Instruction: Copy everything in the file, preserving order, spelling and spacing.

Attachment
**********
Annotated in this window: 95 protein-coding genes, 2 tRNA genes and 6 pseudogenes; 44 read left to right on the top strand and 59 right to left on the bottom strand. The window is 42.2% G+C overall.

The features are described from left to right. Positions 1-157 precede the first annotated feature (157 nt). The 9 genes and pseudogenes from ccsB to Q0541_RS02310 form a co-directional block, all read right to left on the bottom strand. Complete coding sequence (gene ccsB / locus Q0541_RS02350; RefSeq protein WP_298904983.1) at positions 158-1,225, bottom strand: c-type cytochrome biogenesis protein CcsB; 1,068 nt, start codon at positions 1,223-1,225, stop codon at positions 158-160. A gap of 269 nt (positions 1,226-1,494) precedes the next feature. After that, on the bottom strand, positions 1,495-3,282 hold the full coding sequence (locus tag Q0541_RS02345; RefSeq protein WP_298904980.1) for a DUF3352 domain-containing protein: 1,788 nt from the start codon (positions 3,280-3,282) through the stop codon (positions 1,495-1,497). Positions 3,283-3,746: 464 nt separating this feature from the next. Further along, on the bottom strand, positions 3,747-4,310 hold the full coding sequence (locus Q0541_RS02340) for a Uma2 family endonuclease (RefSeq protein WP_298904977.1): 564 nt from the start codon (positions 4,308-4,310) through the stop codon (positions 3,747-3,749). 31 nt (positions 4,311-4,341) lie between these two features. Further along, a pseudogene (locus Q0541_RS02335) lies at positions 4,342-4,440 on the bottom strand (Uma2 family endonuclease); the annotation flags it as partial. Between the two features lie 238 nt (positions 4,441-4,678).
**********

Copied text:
Annotated in this window: 95 protein-coding genes, 2 tRNA genes and 6 pseudogenes; 44 read left to right on the top strand and 59 right to left on the bottom strand. The window is 42.2% G+C overall.

The features are described from left to right. Positions 1-157 precede the first annotated feature (157 nt). The 9 genes and pseudogenes from ccsB to Q0541_RS02310 form a co-directional block, all read right to left on the bottom strand. Complete coding sequence (gene ccsB / locus Q0541_RS02350; RefSeq protein WP_298904983.1) at positions 158-1,225, bottom strand: c-type cytochrome biogenesis protein CcsB; 1,068 nt, start codon at positions 1,223-1,225, stop codon at positions 158-160. A gap of 269 nt (positions 1,226-1,494) precedes the next feature. After that, on the bottom strand, positions 1,495-3,282 hold the full coding sequence (locus tag Q0541_RS02345; RefSeq protein WP_298904980.1) for a DUF3352 domain-containing protein: 1,788 nt from the start codon (positions 3,280-3,282) through the stop codon (positions 1,495-1,497). Positions 3,283-3,746: 464 nt separating this feature from the next. Further along, on the bottom strand, positions 3,747-4,310 hold the full coding sequence (locus Q0541_RS02340) for a Uma2 family endonuclease (RefSeq protein WP_298904977.1): 564 nt from the start codon (positions 4,308-4,310) through the stop codon (positions 3,747-3,749). 31 nt (positions 4,311-4,341) lie between these two features. Further along, a pseudogene (locus Q0541_RS02335) lies at positions 4,342-4,440 on the bottom strand (Uma2 family endonuclease); the annotation flags it as partial. Between the two features lie 238 nt (positions 4,441-4,678).